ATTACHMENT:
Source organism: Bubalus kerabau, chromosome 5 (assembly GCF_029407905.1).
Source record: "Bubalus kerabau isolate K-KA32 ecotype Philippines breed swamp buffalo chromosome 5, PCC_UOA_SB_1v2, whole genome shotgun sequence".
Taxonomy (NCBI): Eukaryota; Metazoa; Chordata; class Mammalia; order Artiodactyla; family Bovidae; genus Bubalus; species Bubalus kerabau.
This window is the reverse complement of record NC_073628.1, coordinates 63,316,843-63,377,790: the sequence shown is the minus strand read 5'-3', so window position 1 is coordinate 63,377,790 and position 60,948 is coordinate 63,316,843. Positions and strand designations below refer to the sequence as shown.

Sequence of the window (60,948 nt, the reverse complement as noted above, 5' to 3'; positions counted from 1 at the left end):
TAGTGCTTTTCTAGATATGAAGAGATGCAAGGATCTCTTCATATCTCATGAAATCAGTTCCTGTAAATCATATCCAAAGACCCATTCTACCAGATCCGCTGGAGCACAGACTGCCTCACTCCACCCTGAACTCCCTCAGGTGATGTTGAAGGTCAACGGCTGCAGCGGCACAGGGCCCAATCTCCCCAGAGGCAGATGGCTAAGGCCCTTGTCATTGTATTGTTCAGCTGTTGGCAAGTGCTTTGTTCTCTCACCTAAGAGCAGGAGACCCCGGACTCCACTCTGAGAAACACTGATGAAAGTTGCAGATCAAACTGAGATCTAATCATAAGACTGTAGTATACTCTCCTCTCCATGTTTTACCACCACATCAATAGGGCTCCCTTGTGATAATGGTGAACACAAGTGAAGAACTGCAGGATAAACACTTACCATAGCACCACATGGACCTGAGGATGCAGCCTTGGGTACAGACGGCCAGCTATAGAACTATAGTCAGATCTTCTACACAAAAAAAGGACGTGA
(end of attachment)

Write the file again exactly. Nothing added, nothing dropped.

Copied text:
Source organism: Bubalus kerabau, chromosome 5 (assembly GCF_029407905.1).
Source record: "Bubalus kerabau isolate K-KA32 ecotype Philippines breed swamp buffalo chromosome 5, PCC_UOA_SB_1v2, whole genome shotgun sequence".
Taxonomy (NCBI): Eukaryota; Metazoa; Chordata; class Mammalia; order Artiodactyla; family Bovidae; genus Bubalus; species Bubalus kerabau.
This window is the reverse complement of record NC_073628.1, coordinates 63,316,843-63,377,790: the sequence shown is the minus strand read 5'-3', so window position 1 is coordinate 63,377,790 and position 60,948 is coordinate 63,316,843. Positions and strand designations below refer to the sequence as shown.

Sequence of the window (60,948 nt, the reverse complement as noted above, 5' to 3'; positions counted from 1 at the left end):
TAGTGCTTTTCTAGATATGAAGAGATGCAAGGATCTCTTCATATCTCATGAAATCAGTTCCTGTAAATCATATCCAAAGACCCATTCTACCAGATCCGCTGGAGCACAGACTGCCTCACTCCACCCTGAACTCCCTCAGGTGATGTTGAAGGTCAACGGCTGCAGCGGCACAGGGCCCAATCTCCCCAGAGGCAGATGGCTAAGGCCCTTGTCATTGTATTGTTCAGCTGTTGGCAAGTGCTTTGTTCTCTCACCTAAGAGCAGGAGACCCCGGACTCCACTCTGAGAAACACTGATGAAAGTTGCAGATCAAACTGAGATCTAATCATAAGACTGTAGTATACTCTCCTCTCCATGTTTTACCACCACATCAATAGGGCTCCCTTGTGATAATGGTGAACACAAGTGAAGAACTGCAGGATAAACACTTACCATAGCACCACATGGACCTGAGGATGCAGCCTTGGGTACAGACGGCCAGCTATAGAACTATAGTCAGATCTTCTACACAAAAAAAGGACGTGA